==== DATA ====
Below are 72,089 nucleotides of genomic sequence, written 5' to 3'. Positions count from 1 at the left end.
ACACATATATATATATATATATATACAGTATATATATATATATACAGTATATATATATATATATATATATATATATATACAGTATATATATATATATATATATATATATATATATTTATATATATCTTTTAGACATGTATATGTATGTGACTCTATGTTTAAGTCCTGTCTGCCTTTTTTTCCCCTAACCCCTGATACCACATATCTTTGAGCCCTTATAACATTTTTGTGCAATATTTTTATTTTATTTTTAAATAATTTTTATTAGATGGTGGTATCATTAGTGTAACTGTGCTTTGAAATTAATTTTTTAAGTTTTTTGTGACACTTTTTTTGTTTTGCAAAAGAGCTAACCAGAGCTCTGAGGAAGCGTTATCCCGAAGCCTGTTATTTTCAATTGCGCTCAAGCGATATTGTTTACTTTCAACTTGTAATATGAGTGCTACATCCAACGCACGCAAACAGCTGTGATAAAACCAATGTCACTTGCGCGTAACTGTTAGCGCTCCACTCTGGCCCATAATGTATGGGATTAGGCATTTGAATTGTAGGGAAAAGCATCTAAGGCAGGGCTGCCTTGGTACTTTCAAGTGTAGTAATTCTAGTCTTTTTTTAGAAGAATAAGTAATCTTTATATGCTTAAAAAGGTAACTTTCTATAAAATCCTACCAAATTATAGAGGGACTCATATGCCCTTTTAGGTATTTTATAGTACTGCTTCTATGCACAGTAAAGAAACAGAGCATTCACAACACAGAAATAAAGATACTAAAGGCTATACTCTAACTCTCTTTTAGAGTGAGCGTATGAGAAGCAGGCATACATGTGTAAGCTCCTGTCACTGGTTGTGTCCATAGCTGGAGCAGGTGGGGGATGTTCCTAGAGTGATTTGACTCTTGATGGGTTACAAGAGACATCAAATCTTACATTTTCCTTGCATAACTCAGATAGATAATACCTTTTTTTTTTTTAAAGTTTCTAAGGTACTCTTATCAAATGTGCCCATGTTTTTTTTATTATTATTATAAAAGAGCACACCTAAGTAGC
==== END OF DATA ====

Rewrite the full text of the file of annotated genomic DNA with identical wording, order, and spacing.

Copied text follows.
Below are 72,089 nucleotides of genomic sequence, written 5' to 3'. Positions count from 1 at the left end.
ACACATATATATATATATATATATACAGTATATATATATATATACAGTATATATATATATATATATATATATATATATACAGTATATATATATATATATATATATATATATATATTTATATATATCTTTTAGACATGTATATGTATGTGACTCTATGTTTAAGTCCTGTCTGCCTTTTTTTCCCCTAACCCCTGATACCACATATCTTTGAGCCCTTATAACATTTTTGTGCAATATTTTTATTTTATTTTTAAATAATTTTTATTAGATGGTGGTATCATTAGTGTAACTGTGCTTTGAAATTAATTTTTTAAGTTTTTTGTGACACTTTTTTTGTTTTGCAAAAGAGCTAACCAGAGCTCTGAGGAAGCGTTATCCCGAAGCCTGTTATTTTCAATTGCGCTCAAGCGATATTGTTTACTTTCAACTTGTAATATGAGTGCTACATCCAACGCACGCAAACAGCTGTGATAAAACCAATGTCACTTGCGCGTAACTGTTAGCGCTCCACTCTGGCCCATAATGTATGGGATTAGGCATTTGAATTGTAGGGAAAAGCATCTAAGGCAGGGCTGCCTTGGTACTTTCAAGTGTAGTAATTCTAGTCTTTTTTTAGAAGAATAAGTAATCTTTATATGCTTAAAAAGGTAACTTTCTATAAAATCCTACCAAATTATAGAGGGACTCATATGCCCTTTTAGGTATTTTATAGTACTGCTTCTATGCACAGTAAAGAAACAGAGCATTCACAACACAGAAATAAAGATACTAAAGGCTATACTCTAACTCTCTTTTAGAGTGAGCGTATGAGAAGCAGGCATACATGTGTAAGCTCCTGTCACTGGTTGTGTCCATAGCTGGAGCAGGTGGGGGATGTTCCTAGAGTGATTTGACTCTTGATGGGTTACAAGAGACATCAAATCTTACATTTTCCTTGCATAACTCAGATAGATAATACCTTTTTTTTTTTTAAAGTTTCTAAGGTACTCTTATCAAATGTGCCCATGTTTTTTTTATTATTATTATAAAAGAGCACACCTAAGTAGC